The Wise man’s heart

To teach us God trains us with Grace as it says in Titus 2:11-12. How does God do this?

Ecclesiastes 7:2-4 “It is better to go to the house of mourning than to go to the house of feasting, for this is the end of all mankind, and the living will lay it to heart. Sorrow is better than laughter, for by sadness of face the heart is made glad. The heart of the wise is in the house of mourning, but the heart of fools is in the house of mirth.”

The house of mirth is a house of amusement. Think theme park or a Budweiser commercial. Now there is nothing wicked about a theme park, but if you lived there, how would ever face the more difficult and trying aspects of life?Mere amusement does not cause us to reflect on our condition as fallen men. Sorrow causes us to closely examine our lives. If your heart dwells in the house of mourning you remember who you were in Adam and who you are in Christ. Continue reading “The Wise man’s heart”

A Man of Sorrows and Acquainted with Grief

Introduction

Every child from Adam to the baby born in the middle of this sentence, has taken out a huge knife of iniquity and stabbed God in the heart with it. God has suffered at the hands of everyone who has ever sinned, which is every man and woman who has ever lived.

This all started at the dawn of time, in the paradise of the Garden, where God’s chief Creation and representative on earth bowed down and worshiped Satan before the very face of God. And just as Adam’s teeth tore into the forbidden fruit, our sins tear at the heart of God.

Our treachery separates us from the LORD. Adam’s rebellion unleashed a conflict directed at God’s throne which man has perpetuated throughout history down to the present day. Continue reading “A Man of Sorrows and Acquainted with Grief”

A primer on Canonicity

Apostolic Authority in antiquity

The Old Testament is approved holy writ by the testimony of the Lord Himself.

The front side (recto) of Papyrus 1, a New Tes...
The front side (recto) of Papyrus 1, a New Testament manuscript of the Gospel of Matthew. Most likely originated in Egypt. Also part of the Oxyrhynchus Papyri (P. oxy. 2) Currently housed in: (Photo credit: Wikipedia)

Luke 24:44 Then he said to them, “These are my words that I spoke to you while I was still with you, that everything written about me in the Law of Moses and the Prophets and the Psalms must be fulfilled.”

This three-fold division is clearly recorded by the Jewish authorities and their specific contents are also recorded and align with the modern Old Testament of the Protestant Bible, though in a different arrangement. Jesus also affirmed the Common Tradition of Scripture by his statement that all the blood from Abel to Zechariah would be visited on the Jews in Luke 11:50-51. This starts with the first Murder and ends with the last murdered prophet in the Jewish bible.

For the New Testament, the teaching and example of the Lord and his apostles, whether conveyed by word of mouth or in writing, had axiomatic authority for them. If writing was the work of an apostle or of their disciples it belongs to the apostolic age. Later writings, whatever their merit, could not be included among the apostolic or canonical books. Continue reading “A primer on Canonicity”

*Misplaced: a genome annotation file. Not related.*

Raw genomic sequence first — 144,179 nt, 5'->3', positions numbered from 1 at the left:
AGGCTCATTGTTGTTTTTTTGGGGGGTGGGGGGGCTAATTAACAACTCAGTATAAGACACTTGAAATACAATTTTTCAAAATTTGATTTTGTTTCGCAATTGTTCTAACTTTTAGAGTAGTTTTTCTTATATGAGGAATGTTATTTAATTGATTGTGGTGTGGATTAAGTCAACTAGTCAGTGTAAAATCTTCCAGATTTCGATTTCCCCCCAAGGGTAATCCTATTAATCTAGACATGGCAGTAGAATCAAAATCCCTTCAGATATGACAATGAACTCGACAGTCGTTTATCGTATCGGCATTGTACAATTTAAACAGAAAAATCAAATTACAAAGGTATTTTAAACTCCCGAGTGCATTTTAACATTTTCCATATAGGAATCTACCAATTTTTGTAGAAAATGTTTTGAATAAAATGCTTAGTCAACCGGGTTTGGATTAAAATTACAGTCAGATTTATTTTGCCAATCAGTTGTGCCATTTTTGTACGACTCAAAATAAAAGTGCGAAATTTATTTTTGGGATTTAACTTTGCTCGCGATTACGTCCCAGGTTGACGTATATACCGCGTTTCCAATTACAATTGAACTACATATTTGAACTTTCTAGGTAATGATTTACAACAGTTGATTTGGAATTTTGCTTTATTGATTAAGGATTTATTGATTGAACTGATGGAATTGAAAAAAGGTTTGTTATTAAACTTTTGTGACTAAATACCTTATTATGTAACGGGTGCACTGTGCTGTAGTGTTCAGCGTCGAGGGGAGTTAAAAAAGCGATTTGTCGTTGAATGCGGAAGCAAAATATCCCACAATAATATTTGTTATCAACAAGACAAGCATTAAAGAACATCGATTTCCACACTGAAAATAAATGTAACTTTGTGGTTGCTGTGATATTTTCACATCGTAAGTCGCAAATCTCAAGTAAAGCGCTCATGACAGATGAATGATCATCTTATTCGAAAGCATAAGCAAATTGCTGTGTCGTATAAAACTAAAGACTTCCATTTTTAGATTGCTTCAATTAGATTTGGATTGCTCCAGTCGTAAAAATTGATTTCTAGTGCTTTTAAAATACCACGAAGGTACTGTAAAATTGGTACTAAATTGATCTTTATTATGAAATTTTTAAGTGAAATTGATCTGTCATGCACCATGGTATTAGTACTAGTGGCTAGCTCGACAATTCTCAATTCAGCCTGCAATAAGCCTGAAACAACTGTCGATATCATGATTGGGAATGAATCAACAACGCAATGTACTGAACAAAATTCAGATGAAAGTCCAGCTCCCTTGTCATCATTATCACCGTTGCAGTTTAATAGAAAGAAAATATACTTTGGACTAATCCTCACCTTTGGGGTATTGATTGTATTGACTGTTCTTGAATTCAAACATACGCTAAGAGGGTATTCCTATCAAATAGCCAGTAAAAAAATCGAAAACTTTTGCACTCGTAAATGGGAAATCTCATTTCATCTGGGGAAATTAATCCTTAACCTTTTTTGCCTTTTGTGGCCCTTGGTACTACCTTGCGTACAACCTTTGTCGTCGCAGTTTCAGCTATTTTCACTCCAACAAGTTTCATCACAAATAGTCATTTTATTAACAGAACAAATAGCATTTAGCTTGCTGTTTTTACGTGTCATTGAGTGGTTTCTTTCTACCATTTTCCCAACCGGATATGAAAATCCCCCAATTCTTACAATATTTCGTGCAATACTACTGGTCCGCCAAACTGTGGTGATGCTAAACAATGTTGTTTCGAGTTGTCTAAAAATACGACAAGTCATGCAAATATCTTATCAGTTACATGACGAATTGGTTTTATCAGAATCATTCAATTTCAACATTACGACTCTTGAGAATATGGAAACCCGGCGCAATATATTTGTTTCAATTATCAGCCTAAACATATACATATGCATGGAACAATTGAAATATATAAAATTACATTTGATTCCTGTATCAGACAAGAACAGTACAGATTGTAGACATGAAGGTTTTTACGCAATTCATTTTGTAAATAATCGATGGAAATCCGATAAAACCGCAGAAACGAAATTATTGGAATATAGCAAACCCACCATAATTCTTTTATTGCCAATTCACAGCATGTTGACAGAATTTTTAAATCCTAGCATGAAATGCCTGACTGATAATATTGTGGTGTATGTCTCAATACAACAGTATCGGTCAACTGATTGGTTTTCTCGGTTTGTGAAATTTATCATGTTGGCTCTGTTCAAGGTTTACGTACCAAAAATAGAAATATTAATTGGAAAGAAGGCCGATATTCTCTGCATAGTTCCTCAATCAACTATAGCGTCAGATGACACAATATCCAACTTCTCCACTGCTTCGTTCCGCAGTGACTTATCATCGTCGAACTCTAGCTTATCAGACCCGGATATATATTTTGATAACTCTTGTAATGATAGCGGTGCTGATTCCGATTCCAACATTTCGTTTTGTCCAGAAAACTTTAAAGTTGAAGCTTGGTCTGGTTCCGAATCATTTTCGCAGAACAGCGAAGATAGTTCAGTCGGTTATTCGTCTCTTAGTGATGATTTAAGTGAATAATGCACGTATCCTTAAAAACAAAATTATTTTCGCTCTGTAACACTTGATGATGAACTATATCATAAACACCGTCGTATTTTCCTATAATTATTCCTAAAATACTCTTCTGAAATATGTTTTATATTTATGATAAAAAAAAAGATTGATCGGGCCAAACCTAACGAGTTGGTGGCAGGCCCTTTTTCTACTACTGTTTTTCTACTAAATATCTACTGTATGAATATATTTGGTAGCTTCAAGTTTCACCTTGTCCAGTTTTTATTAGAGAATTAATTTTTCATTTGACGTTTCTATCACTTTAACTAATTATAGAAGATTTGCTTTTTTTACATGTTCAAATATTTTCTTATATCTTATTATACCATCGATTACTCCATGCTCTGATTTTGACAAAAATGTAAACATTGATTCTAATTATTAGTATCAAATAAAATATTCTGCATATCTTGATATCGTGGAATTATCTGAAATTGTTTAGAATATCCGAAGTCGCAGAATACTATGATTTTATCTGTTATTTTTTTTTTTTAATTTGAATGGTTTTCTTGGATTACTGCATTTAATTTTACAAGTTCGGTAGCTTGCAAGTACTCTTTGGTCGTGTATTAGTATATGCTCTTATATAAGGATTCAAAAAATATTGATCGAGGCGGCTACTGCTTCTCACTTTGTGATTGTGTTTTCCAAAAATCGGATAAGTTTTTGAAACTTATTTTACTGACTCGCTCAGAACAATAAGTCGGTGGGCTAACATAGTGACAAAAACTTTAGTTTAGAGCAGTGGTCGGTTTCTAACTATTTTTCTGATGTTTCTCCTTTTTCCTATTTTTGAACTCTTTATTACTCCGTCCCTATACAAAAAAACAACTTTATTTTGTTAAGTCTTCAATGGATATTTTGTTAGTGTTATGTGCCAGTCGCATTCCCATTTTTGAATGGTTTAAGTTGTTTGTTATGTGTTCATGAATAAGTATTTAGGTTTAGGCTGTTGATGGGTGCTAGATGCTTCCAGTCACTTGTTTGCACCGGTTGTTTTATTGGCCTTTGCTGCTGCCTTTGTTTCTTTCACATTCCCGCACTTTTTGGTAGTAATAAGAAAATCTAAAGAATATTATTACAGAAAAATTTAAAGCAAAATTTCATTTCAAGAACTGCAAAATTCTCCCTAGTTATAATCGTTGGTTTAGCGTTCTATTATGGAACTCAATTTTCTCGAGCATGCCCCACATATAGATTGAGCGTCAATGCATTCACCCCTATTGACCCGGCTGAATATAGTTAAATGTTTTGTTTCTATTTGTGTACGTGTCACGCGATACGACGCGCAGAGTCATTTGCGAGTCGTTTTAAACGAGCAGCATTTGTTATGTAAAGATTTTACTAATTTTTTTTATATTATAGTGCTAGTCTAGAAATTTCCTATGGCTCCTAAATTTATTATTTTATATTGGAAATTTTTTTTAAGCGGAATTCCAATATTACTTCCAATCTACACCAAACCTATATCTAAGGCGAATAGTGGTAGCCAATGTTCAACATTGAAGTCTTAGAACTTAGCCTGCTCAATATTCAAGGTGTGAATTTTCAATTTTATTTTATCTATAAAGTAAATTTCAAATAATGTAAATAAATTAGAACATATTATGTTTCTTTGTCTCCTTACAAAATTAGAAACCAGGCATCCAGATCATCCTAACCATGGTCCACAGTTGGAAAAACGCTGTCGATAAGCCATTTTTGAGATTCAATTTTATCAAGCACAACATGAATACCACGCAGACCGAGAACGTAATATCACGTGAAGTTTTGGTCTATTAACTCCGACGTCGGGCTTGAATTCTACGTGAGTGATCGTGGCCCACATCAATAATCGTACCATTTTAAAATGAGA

Genesis

A.    Name – The word Genesis comes from the Greek word meaning “beginning” or “generation.” The word “genesis” is translated “generation” in Matt. 1:1. Genesis contains 10 references to the “generations of…” (2:4; 5:1; 6:9; 10:1; 11:10; 11:27; 25:12: 25:19; 36:1; 36:9; 37:2)

B.    Purpose – The Bible is the story of God’s Son. It is a story told through the stories of many sons; sons of promise and blessing that foreshadow Jesus and stories of fallen sons at enmity with God that are antithetical to Jesus. Genesis is the story of beginnings, recounting the creation, kingship and fall of Adam and subsequently, all mankind (1-3). Genesis focuses on the warring families that resulted from God’s promise of enmity, salvation and seed in Gen 3:15 (4-10). Many sons are born who are believed to be the promised heir, but they all fall short. In the midst of this war, the family of Abraham is chosen specifically to bear the covenant relationship and responsibility on earth to restore man to his rightful place. This family’s story is recounted in the largest portion of Genesis (11-52). Joseph rises to rule the known world. Genesis ends with Joseph’s death while the restoration of mankind remains unfulfilled. Abraham’s descendants never enter the Promised Land but instead are living in Egypt at the close of Genesis. When would the true heir come? When will the bondage of sin and death be defeated? Continue reading “Genesis”

The Story of God’s Son

In the Beginning the Triune God created the heavens and the earth as His kingdom. God created His first son Adam from the dust of the earth with the mission to protect and cultivate His garden-home and rule over all the other creatures. God gave Adam a wife as a helpmate to cultivate and fill the earth with faithful children.

Adam failed to protect his wife and his garden-home by disobeying God. Adam worshiped and believed the lies of the dragon and ate of the tree of knowledge of good and evil that God had commanded Adam not to eat. Through Adam’s disobedience, sin and death entered the world God had made. Adam was cast from his garden-home, his wife’s labor was increased, the ground would no longer produce fruit without toil and estrangement consumed Adam and his relationships. Within this just judgment of Adam, God cursed the dragon and gave a promise that another Son would come and crush the head of the dragon. God decreed the two warring families would come from the wife of Adam; the sons of God and the sons of the dragon. These warring families are the context of the promised heir, the true Son of God who would restore the Creation and Glory of God in His kingdom.

Continue reading “The Story of God’s Son”